Octopus Energy And National Grid Partner To Speed Up Heat Pump Installations

Energy supplier Octopus and the National Grid have partnered to introduce process changes that will speed up the installation of green-tech, including heat pumps, solar batteries, and electric vehicle (EV) chargers.

These types of devices have a high power usage, and sometimes require the fuse for the incoming electricity supply to be upgraded before they can be installed in a home.

This is typically done by the local distribution network operator (DNO), and can delay the installation by up to 10 weeks, since the DNO needs to make sure the local grid network has the capacity to run large electrical devices such as heat pumps.

As the DNO for the Midlands, South West England, and South Wales, the National Grid has decided to allow Octopus engineers to upgrade the electricity fuse themselves (if it’s deemed necessary) when installing a heat pump, solar panel system, or EV charger in Octopus customer’s homes.

The waiting period could go down to 5 weeks for heat pump installations, according to the National Grid, as they’ve pre-approved all heat pumps provided by Octopus.

This change only applies to customers in the National Grid’s distribution area who are getting green-tech installed through Octopus, but it could pave the way for other DNOs to simplify their processes.

Outdoor unit of an air source heat pump

Cordi O’Hara, President of National Grid Electricity Distribution, had this to say on the new partnership:

“Over the last five years we’ve seen the number of electric vehicle chargers installed on our network increase by eight times, and the number of heat pumps triple. These new changes to the fuse upgrade process are part of our commitment to make it even easier for customers to connect low carbon technologies.”

2023 was a record year for residential heat pump installations, according to The Microgeneration Certification Scheme (MCS), with around 35,000 installations carried out in the UK.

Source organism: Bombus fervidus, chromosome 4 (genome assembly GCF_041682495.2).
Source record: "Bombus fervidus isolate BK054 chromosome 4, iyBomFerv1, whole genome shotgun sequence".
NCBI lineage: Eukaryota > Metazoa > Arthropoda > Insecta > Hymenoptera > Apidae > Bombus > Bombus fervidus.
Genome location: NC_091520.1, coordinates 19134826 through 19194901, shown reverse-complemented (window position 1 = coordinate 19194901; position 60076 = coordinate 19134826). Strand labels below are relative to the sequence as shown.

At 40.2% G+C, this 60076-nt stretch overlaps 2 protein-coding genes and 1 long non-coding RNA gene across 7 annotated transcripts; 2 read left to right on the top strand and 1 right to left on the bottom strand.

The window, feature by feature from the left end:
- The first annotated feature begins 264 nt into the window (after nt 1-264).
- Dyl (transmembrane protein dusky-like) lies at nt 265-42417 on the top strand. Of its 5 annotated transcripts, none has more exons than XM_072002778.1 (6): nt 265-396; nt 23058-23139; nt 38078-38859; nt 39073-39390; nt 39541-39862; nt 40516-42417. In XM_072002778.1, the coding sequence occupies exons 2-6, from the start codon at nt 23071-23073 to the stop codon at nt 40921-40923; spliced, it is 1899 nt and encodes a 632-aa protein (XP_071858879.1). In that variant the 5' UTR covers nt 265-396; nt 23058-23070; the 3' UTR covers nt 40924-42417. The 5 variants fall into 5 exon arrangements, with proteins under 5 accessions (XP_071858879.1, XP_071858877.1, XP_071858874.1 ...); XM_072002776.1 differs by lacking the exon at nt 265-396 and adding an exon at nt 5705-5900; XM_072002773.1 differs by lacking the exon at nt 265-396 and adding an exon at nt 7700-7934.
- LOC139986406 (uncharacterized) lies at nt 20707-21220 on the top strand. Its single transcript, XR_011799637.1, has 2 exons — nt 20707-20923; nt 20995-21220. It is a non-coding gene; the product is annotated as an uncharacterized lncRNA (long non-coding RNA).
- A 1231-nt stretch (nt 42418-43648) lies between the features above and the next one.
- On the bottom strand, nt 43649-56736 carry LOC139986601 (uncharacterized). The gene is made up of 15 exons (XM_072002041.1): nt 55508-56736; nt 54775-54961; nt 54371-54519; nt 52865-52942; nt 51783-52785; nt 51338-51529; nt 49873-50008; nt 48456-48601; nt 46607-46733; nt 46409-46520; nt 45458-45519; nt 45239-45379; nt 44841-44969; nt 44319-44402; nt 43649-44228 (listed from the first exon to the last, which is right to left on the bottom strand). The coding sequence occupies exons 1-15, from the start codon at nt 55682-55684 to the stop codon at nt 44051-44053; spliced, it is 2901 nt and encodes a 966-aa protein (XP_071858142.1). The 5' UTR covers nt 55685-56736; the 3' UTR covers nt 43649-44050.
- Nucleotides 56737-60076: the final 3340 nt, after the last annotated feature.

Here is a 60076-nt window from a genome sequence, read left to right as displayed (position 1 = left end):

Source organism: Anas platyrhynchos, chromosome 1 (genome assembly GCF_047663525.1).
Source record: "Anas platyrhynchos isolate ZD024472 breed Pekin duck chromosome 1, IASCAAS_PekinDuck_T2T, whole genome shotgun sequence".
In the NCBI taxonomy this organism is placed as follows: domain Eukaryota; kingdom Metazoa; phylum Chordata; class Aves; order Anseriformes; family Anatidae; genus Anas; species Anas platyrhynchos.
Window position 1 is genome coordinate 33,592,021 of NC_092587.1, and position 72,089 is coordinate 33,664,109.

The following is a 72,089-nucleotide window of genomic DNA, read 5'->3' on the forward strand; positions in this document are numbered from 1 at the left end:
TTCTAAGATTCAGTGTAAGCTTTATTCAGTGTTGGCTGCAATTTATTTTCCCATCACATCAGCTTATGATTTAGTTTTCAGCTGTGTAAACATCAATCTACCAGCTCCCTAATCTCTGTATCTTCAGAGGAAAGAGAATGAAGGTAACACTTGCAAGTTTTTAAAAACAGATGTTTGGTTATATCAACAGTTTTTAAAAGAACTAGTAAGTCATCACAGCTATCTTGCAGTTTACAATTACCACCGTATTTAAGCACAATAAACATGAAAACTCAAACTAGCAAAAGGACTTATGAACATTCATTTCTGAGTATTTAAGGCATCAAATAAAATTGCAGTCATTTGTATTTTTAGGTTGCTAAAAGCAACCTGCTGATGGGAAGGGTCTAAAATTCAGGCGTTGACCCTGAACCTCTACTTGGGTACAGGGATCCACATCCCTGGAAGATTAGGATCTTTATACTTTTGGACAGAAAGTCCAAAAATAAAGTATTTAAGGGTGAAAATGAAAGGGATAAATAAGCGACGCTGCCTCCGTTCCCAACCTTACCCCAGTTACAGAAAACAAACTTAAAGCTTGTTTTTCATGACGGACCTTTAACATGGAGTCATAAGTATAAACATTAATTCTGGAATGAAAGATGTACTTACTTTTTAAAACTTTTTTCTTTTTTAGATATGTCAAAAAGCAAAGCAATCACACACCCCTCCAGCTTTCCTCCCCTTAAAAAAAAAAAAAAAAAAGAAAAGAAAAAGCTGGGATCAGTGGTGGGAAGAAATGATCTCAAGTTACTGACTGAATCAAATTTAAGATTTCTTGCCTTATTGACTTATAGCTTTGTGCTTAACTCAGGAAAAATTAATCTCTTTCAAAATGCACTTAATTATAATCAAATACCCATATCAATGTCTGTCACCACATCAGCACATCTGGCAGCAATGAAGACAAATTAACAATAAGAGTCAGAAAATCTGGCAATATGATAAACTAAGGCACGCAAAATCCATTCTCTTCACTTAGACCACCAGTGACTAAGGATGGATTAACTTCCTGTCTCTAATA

While impressive, this figure is still a long way off from the government’s target of having 600,000 annual heat pump installations by 2028.

The high cost of heat pumps compared to gas boilers, and the perceived complexity of the installation process remain a barrier to installation for many households. Easing these pain points plays a crucial role in increasing consumer uptake.

Plans to do this are already in motion. The government has set up the Boiler Upgrade Scheme, which takes £7,500 off the price of a heat pump, and there’s currently a consultation happening to relax permitted development rules for heat pump installations.

Heat pumps are currently subject to size restrictions, but these could soon be scrapped, as experts suggest that slightly larger heat pump units are quieter, and allowing homeowners to install them would reduce noise pollution.

As the government looks to make heat pump installations easier, it’s also rumoured to be preparing to scrap its ‘boiler tax’ scheme, which was designed to increase heat pump uptake through a system of quotas and fines for manufacturers.

This isn’t the first u-turn the government has taken when it comes to schemes for heat pumps, and there’s a danger that this mixed messaging could create more uncertainty and confusion for consumers looking to replace their boiler with a heat pump.

Written by:
Tatiana has written about multiple environmental topics, including heat pumps, energy-efficient household products, and solar panels. She is dedicated to demystifying green tech to make eco-friendly living more accessible.
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